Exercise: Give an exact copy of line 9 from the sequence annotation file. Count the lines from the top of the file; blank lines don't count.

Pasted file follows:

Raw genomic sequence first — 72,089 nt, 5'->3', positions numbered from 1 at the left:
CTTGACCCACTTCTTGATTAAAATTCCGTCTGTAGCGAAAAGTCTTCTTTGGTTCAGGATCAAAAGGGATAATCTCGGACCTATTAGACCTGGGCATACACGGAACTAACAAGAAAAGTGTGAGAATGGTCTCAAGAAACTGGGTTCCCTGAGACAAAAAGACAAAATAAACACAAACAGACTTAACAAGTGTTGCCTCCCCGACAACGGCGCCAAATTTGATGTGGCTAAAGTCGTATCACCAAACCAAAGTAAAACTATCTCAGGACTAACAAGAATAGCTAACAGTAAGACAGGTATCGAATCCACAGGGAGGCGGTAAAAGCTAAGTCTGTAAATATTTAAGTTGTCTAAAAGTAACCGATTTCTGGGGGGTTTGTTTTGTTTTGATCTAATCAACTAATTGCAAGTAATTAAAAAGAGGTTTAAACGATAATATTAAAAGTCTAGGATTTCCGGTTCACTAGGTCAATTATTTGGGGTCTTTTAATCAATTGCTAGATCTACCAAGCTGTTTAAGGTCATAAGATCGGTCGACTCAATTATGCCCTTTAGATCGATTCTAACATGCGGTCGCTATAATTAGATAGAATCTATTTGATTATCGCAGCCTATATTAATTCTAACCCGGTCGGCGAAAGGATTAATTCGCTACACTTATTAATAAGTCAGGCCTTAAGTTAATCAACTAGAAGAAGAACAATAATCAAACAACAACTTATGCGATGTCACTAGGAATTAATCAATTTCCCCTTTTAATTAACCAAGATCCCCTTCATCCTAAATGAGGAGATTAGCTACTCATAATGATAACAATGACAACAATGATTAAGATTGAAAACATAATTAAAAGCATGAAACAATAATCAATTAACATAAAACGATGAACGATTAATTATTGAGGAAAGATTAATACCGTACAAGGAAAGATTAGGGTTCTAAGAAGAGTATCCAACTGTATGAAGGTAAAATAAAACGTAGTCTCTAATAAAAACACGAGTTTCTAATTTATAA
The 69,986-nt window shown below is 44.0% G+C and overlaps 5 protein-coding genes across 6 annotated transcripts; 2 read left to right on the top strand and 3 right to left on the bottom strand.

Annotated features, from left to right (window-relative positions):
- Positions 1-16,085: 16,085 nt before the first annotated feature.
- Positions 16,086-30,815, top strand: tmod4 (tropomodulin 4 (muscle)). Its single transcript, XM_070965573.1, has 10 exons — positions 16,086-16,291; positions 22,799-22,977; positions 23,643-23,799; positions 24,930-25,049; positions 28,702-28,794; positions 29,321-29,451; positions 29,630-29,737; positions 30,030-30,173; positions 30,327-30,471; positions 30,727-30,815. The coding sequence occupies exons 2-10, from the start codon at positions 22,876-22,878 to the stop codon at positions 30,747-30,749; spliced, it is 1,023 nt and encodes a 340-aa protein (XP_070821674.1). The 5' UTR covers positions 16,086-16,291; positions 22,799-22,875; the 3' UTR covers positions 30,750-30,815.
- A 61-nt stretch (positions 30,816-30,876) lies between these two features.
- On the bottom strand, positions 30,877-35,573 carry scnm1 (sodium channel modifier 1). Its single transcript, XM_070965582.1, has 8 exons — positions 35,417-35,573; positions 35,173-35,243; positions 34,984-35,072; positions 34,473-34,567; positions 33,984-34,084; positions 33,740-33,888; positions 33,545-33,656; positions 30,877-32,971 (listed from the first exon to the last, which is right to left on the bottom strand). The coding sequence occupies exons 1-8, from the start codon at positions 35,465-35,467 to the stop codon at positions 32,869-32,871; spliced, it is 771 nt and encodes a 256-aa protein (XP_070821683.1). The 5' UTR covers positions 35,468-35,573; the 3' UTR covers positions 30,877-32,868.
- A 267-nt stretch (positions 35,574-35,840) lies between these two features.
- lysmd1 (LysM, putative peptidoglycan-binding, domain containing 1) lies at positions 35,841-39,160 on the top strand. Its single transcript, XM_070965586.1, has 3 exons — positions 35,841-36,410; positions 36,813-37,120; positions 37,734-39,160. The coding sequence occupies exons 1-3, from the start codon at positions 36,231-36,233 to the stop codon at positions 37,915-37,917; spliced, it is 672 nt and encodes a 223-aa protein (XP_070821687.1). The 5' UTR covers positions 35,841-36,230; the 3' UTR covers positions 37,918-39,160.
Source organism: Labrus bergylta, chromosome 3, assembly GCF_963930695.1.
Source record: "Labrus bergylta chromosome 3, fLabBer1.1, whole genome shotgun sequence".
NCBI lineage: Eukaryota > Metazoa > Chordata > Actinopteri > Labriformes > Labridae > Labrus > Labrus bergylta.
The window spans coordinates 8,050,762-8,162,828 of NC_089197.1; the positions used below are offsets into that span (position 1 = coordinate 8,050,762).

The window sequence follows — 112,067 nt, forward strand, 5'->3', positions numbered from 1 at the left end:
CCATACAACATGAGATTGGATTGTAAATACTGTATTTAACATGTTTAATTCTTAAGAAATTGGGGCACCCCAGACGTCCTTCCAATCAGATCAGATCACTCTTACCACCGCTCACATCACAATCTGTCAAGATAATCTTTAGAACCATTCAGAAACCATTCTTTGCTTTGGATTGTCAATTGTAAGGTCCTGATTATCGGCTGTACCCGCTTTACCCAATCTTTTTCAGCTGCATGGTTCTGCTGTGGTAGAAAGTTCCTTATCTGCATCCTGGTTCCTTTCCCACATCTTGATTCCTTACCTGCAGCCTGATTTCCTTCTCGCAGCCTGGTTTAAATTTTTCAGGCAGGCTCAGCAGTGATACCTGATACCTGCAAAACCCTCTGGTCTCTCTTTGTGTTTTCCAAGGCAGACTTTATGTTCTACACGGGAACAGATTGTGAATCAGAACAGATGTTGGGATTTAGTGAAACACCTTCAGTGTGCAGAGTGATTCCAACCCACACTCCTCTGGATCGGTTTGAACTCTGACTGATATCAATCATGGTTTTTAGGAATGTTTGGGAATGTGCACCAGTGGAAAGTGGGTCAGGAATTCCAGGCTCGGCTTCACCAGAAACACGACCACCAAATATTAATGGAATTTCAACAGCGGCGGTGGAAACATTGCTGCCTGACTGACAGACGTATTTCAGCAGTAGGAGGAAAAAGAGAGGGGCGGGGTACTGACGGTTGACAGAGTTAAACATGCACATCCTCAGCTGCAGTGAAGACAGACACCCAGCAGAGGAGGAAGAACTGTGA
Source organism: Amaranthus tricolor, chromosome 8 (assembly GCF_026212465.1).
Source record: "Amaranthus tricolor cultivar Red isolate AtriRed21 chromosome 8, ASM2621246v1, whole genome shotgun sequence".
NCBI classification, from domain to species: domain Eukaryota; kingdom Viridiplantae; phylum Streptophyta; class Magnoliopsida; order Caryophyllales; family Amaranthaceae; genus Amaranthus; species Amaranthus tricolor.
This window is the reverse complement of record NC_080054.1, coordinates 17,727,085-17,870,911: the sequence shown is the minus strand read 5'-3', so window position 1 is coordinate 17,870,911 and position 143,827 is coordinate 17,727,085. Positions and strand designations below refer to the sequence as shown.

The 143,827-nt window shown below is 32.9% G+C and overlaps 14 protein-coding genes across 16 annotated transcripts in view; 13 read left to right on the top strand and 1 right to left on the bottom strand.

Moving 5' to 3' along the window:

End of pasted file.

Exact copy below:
- A 267-nt stretch (positions 35,574-35,840) lies between these two features.